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Keywords: Social sciences
Sociology & anthropology
Soil sciences
Soil management
Issue Date: 2013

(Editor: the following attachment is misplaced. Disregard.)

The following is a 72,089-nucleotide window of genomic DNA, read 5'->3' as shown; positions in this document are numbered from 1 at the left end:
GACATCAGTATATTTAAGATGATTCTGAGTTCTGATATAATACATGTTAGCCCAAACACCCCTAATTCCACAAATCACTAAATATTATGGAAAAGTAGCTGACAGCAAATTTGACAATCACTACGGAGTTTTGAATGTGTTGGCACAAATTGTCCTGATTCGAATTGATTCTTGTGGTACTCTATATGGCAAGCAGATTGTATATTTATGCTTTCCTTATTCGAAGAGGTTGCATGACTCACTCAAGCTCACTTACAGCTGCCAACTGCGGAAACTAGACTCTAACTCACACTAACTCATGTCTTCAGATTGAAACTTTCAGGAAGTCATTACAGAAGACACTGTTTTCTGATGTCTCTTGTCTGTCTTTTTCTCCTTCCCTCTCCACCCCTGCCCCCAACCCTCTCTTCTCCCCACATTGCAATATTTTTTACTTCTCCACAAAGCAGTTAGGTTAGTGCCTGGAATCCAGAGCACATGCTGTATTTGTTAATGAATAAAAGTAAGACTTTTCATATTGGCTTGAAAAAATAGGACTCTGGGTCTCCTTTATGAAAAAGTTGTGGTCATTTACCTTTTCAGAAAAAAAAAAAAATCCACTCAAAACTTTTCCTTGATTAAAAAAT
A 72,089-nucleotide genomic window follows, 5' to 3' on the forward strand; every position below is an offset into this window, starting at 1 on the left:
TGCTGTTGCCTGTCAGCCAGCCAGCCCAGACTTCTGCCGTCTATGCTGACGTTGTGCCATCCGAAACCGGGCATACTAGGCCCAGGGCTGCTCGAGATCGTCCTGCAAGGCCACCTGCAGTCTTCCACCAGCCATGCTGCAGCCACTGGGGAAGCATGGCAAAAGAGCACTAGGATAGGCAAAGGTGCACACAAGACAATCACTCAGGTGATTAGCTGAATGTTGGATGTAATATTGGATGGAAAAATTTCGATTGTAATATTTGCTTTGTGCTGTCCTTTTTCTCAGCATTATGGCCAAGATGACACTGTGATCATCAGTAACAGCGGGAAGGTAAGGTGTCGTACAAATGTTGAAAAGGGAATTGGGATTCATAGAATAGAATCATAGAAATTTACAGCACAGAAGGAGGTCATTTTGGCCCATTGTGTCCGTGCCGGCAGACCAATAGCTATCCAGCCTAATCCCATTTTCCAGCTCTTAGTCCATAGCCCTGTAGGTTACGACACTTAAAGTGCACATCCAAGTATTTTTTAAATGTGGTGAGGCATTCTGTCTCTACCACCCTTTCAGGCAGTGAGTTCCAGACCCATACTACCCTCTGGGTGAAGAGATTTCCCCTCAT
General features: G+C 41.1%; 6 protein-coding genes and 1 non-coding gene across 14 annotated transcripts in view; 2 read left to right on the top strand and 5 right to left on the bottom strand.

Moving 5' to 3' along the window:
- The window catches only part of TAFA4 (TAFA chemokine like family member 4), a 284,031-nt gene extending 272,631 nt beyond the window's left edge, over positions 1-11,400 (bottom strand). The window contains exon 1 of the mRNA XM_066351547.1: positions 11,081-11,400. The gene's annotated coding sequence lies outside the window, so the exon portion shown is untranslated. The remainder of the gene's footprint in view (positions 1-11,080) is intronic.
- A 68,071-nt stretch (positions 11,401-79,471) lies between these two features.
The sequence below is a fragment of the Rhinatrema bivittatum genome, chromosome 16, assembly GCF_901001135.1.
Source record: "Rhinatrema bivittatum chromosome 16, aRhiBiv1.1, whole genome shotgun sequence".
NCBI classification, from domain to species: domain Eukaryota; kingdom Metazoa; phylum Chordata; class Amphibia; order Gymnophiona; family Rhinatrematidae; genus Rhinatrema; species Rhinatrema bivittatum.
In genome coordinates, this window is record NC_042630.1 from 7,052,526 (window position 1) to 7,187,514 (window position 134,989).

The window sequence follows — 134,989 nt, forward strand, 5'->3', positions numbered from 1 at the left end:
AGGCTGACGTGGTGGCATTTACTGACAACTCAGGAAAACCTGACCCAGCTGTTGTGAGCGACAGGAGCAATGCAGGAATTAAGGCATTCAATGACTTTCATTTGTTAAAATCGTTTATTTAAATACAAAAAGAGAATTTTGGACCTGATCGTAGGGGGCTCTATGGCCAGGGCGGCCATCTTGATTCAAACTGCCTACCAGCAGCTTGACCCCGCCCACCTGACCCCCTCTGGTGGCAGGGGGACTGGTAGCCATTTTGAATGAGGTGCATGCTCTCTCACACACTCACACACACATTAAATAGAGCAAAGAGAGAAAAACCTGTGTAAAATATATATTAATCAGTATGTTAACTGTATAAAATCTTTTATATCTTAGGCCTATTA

Abstract: Rod kohi irrigation farming system is a peculiar system of farming being practiced in Piedmont plains of D.I.Khan division (NWFP) Pakistan covering almost 60% of cultivated area. The major constraint is the use of Rod kohi water which is unpredictable and highly variable in quantity and distribution both in time and space. Rod kohi soils are particularly confronted with problems of soil productivity, soil surface sealing, amount of irrigation water application and nutritional requirement of crops. In this regard, a series of experiments were conducted to understand the problems related to Rod kohi soils of D.I.Khan division and develop strategies for addressing them. The first three chapters deal with general introduction of Rod kohi area, review of literature and methodologies used in different studies. Chapter IV relates to the characterization of soils of Rod kohi area. Eighty seven soil samples from different mozas (villages) were collected to make inferences regarding the nature of the soils, salinity/ sodicity problems and productivity status. It was found that 50.57% of soils were medium textured while 45.98% samples were fine textured and only 3.45% soils were moderately coarse textured. All soils were alkaline in nature with pH ranging from 7.7 to 8.6. The ECe varied from 0.75 to 8.00 dS m-1 with a mean value of 3.156 dS m-1 and SAR was in the range of 3.00 to 12.78. Almost 74.71% soils were normal, 13.79% of soils saline while 5.75% soils were sodic and another 5.75% of samples were saline sodic. Similarly 74.71% of samples were strongly calcareous while 25.29% samples were moderately calcareous. Almost 83.53% samples were deficient in organic matter while 16.47% samples contained marginal amount of organic matter. All samples were deficient in mineral N, while 89.41% samples were deficient in P, however, 70.59% samples contained adequate amount of K. Agriculture in Rod kohi areas totally depends on hill torrent flow that is un-predictable in terms of timing, magnitude and frequency thus making scheduled irrigations impossible. Farmers in Rod kohi area usually over irrigate their fields which results wastage of water. Experiment regarding determining the optimum amount of water required for maximum production in Rod kohi areas has been discussed in Chapter V. Different quantities of Rod kohi water viz 15-25 cm, 25-35 cm, 35-45 cm, and 45-55 cm depth were applied to fields of variable textures i.e. silty clay loam, silt loam and loam, to see their effect on the yield of wheat, application efficiency (Ea), water use efficiency (WUE), moisture and bulk density (BD) of soils. It was revealed that grain yield of wheat increased with the increment of irrigation water in all types of soil and maximum grain yield was obtained after the application of 35-45 cm irrigation depth; beyond this the yield declined suggesting that 35-45 cm depth of irrigation is the optimum water requirement for wheat in Rod kohi areas of D.I.Khan. Amongst textural classes, the highest grain yield was achieved from loamy soil followed by silty loam and silty clay loam soil. The application efficiency of irrigation water differed significantly among different textured soils as well as depth of water applied and their interaction. It decreased as the depth of irrigation water increased. The maximum Ea was recorded with the application of 15-25 cm irrigation. Hence, it is suggested that water should be applied in such amount that is efficiently utilized and the crop yield is also not affected. The silty clay loam soil had the highest Ea (63.75%) while loamy soil has the lowest (42.24%) and silt loam was at intermediate position (50.43%). In water-deficient environments, crop productivity is determined by the amount of water available and water use efficiency (WUE) of crop. The WUE was determined on grain yield basis per mm water application. The results revealed that WUE was significantly influenced by the volume of water applied as well as soil texture and their interactions. It ranges from 5.917-13.627 kg ha-1 mm-1 being the minimum for 45-55 cm depth of irrigation and the maximum for 15-25 cm depth suggested that the water use efficiency (WUE) was inversely related to irrigation water volumes. It decreased linearly as irrigated water volumes increased. The loamy soils had higher (10.238 kg ha-1 mm-1) while silty clay loam soils had lower (8.914 kg ha-1 mm-1) WUE and intermediate values (9.244 kg ha-1 mm-1) of WUE were recorded for silt loam soils. The soil moisture content determines the success or failure of crop production in Rod kohi agriculture where yield of crop is significantly affected by the availability of moisture in the root zone during growing season. The soil moisture content was determined at three stages viz before flood, at the time of sowing and after harvest of crop at different sites having variable textured soils and amount of water applied. The silty clay loam soil retained highest moisture content followed by silt loam and loam. The highest soil moisture content was found at the time of sowing at all textured soils this caused the decreased at the time of harvest of the crop, while the lowest moisture content was recorded in samples collected before flood. The moisture content in the soils increased with the increase in irrigation depths. The bulk density (BD) of different textured soils which were applied different volumes of water was also determined at three stages i.e. before flood, at the time of sowing and after harvest of crop. It varied in different textured soils but the differences were not significant. The loamy soils had the highest BD, while silty clay loam soils gives the lowest but with no statistical difference. Soil surface sealing is a major problem in Rod kohi soils when rainfall occurs after sowing of seed and before germination. In this work, different textured soils viz silty clay loam, silt loam and loam were subjected to variable simulated rainfall intensities (5.0 mm, 10.0 mm and 15.0 mm) after sowing of the wheat seed. Different soil crust management practices i.e. hand hoeing, crop residue cover and application of FYM were applied to reduce crust development and increase seedling emergence and yield of wheat. The results of our observations are presented in chapter VI. It was inferred that the soils of Rod Kohi area are prone to crust development irrespective of texture and rainfall intensities which retarded seedlings emergence and consequently reduced grain yield of wheat. Soil crusting reduced 35.86 to 52.94% seedlings germination. The silty clay loam soil was more susceptible to crusting as compared to silty loam and loamy soil. Amongst rainfall intensities, the 5.0 mm rainfall intensity significantly reduced seedlings emergence at all textured soils, reflecting greater soil crust strength as compared to 10.0 mm and 15.0 mm rainfall. Different soil crust management practices improved seedlings emergence significantly at all types of soils. The significantly highest germination count was recorded in manual hoeing followed by crop residue (CR) and FYM. Similarly, the grain yield of wheat was significantly affected by different rainfall intensities and soil crust management practices in all soils. The significantly lowest grain yields were noted with 5.0 mm rainfall intensity at all the three locations, whereas the highest yield was found in 15.0 mm rainfall intensity. The significantly highest grain yield was achieved in loamy soil followed by silty loam soil while the lowest in silty clay loam soil. The results indicated that manual hoeing proved most effective in enhancing seedlings emergence and increasing the grain yield followed by CR and FYM. The combined data of three locations showed that increase in grain yield from FYM, CR and manual hoeing over control was 48.84%, 60.46% and 73.33% respectively. Studies pertaining to nutritional requirement of wheat under Rod Kohi conditions are reported in chapter VII. Field trials were conducted on silty clay loam and loamy soils for two consecutive years during 2006-07 and 2007-08. Fertilizers rates included NPK @ (i) 0-0-0, (ii) 20-0-0, (iii) 40-20-0, (iv) 40-20-10, (v) 60-30-20, (vi) 80-40-30 and (vii) 100-50-40 kg ha-1. Amongst different yield contributing parameters, plant height, number of productive tillers m-2, ear length and grain yield were significantly affected by application of different rates of NPK at both locations. All parameters increased with the increment of fertilizers rates. The maximum plant height (78.88 cm), number of productive tiller m-2 (378.40) and longest spikes (9.265 cm) were recorded in plots receiving NPK @ 100-50-40 kg ha-1 followed by NPK@ 80- 40-30 kg ha-1. Similarly the highest grain yield was achieved by the application of NPK @ 100-50-40 kg ha-1 closely followed by NPK@ 80-40-30 kg ha-1 and both were significantly similar. Computing the economic of fertilizers application revealed that the most economical dose of fertilizers for achieving maximum grain yield of wheat under Rod Kohi conditions of D.I.Khan is NPK @ 80-40-30 kg ha-1 it may be attributed to the better growing conditions and residual effects of NPK. In silty clay loam soil 8.33 to 27.91% increase in grain yield was noted due to fertilizers application while in loamy soil, the increase was 8.43 to 38.62%. All parameters had higher values at loamy soil against silty clay loam soil.